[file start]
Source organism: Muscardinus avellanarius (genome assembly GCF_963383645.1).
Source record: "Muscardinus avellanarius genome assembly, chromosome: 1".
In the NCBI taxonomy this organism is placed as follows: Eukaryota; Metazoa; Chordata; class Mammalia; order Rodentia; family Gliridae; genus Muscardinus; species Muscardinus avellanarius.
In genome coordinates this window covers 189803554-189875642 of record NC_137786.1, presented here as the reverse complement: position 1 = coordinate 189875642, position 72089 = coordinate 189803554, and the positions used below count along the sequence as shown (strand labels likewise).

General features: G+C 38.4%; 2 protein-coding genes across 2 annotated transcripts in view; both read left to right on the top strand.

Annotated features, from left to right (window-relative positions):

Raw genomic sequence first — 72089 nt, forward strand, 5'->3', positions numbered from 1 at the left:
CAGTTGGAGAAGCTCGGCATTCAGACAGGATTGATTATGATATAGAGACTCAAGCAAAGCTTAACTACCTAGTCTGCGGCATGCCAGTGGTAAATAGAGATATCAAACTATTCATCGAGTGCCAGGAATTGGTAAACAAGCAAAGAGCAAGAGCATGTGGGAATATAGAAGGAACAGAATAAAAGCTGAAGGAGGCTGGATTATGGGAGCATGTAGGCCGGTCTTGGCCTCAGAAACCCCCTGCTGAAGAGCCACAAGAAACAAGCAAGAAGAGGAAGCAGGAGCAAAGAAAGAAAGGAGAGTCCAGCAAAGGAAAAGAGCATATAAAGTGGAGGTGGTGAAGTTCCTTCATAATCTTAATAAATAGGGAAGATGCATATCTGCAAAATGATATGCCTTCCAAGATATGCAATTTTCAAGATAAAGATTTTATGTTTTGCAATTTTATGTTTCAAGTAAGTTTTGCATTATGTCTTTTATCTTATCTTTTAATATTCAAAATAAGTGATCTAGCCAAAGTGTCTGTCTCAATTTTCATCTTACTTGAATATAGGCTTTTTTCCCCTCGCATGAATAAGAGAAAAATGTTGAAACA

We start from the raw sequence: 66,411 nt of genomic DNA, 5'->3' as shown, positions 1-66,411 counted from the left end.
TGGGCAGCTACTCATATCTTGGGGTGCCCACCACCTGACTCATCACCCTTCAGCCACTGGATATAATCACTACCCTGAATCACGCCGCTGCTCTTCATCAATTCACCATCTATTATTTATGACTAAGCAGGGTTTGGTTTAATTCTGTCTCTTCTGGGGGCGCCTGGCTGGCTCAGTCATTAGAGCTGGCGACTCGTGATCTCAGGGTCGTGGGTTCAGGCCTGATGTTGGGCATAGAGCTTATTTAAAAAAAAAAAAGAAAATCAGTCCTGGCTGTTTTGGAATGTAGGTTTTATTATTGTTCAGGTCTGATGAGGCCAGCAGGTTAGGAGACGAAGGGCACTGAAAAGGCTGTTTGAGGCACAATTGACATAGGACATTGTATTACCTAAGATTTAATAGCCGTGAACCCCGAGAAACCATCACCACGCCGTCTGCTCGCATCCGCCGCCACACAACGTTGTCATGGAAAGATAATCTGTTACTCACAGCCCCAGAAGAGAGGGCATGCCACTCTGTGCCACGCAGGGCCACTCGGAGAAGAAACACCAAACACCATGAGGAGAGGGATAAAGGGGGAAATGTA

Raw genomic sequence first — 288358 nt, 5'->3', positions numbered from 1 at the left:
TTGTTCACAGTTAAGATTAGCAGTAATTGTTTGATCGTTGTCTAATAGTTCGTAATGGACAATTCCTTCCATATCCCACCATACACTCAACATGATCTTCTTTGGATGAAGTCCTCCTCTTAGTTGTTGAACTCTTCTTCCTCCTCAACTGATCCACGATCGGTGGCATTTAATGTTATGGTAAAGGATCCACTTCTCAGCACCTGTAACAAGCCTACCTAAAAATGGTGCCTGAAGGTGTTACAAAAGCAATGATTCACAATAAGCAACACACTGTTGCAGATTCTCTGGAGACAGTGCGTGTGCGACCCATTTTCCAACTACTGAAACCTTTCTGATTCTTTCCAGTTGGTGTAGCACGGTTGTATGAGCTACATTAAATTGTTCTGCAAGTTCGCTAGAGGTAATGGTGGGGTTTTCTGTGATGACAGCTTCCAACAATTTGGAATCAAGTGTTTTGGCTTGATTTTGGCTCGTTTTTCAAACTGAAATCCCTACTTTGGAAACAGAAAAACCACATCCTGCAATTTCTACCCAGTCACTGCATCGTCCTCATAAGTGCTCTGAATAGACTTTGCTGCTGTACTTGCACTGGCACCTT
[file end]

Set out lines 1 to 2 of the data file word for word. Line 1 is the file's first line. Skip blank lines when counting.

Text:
Source organism: Muscardinus avellanarius (genome assembly GCF_963383645.1).
Source record: "Muscardinus avellanarius genome assembly, chromosome: 1".